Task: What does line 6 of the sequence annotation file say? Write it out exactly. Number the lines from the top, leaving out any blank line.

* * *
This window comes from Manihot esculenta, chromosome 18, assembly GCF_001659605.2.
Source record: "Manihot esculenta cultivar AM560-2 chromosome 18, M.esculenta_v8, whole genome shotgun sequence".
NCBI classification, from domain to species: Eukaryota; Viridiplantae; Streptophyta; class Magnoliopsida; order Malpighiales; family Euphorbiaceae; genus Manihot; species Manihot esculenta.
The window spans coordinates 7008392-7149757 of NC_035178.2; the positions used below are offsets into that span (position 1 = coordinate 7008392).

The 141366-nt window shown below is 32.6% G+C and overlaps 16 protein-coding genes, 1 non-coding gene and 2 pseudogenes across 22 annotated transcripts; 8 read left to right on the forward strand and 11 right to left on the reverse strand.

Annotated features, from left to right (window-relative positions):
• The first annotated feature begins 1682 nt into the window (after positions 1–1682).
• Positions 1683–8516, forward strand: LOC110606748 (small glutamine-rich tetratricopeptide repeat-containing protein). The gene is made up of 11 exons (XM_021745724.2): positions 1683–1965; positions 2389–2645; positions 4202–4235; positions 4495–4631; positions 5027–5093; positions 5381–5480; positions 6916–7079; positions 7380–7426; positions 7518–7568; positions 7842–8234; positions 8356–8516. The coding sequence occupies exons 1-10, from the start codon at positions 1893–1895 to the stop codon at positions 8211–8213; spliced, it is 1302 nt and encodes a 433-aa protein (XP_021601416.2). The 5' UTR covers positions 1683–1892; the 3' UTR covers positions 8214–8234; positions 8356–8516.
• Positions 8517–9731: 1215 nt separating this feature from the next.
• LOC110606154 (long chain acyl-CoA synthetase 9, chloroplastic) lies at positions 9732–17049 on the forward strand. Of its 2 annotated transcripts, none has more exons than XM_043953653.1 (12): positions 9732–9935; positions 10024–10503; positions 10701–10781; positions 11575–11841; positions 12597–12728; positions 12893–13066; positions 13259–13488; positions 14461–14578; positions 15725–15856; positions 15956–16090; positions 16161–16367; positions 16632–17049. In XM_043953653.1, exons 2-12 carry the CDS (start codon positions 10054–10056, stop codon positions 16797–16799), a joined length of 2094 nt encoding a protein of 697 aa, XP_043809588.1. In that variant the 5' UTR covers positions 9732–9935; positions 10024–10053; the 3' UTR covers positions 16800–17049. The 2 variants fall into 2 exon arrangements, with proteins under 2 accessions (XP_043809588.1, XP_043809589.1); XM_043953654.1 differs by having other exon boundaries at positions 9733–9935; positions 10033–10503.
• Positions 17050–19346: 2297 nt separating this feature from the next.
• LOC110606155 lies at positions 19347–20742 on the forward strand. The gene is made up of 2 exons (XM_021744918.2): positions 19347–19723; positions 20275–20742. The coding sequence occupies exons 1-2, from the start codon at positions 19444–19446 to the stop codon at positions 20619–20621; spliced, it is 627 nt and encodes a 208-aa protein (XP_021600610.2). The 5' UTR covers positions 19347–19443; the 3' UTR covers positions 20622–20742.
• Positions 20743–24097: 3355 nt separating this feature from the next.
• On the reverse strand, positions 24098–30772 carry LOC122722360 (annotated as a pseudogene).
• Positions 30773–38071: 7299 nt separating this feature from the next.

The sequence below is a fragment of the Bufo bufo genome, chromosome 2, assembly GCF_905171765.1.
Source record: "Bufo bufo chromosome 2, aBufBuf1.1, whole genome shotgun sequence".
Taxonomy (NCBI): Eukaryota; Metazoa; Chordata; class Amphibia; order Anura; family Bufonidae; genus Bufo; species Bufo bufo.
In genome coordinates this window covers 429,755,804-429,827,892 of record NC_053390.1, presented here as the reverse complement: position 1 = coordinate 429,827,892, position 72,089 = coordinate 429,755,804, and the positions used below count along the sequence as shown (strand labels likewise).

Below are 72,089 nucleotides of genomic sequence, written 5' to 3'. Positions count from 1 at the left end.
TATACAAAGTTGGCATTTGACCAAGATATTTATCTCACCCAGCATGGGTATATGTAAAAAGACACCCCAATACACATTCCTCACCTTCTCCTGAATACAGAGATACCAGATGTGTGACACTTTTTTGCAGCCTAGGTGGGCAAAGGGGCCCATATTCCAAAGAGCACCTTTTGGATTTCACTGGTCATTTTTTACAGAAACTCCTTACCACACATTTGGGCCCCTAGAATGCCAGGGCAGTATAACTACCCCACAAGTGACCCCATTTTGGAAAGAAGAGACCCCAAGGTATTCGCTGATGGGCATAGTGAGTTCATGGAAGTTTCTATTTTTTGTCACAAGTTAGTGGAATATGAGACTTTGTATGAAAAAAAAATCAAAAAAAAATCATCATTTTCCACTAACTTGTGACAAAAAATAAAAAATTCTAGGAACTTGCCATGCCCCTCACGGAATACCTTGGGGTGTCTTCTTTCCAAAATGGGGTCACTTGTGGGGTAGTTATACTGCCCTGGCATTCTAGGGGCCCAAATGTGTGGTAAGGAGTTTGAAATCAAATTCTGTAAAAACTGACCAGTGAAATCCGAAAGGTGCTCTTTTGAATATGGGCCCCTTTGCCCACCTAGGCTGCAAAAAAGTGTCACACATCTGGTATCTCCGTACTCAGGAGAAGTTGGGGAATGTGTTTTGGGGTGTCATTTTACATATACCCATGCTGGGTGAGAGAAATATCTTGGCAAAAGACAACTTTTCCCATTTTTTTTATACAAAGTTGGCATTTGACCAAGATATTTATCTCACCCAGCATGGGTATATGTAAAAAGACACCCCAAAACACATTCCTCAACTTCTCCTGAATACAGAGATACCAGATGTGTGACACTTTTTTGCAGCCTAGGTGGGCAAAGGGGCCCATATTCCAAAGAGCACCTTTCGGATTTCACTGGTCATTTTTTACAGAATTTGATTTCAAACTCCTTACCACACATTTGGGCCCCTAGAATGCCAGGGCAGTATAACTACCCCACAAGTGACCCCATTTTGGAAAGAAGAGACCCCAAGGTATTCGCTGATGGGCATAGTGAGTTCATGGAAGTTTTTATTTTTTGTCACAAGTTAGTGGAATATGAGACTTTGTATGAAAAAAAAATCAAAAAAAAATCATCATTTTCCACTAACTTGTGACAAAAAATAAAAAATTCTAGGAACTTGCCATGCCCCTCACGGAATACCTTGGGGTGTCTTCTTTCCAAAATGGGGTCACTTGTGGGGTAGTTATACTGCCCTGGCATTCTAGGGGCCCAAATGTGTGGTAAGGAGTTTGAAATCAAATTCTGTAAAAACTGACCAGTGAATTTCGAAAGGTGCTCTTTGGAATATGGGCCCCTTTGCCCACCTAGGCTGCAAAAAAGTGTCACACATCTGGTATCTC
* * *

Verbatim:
Annotated features, from left to right (window-relative positions):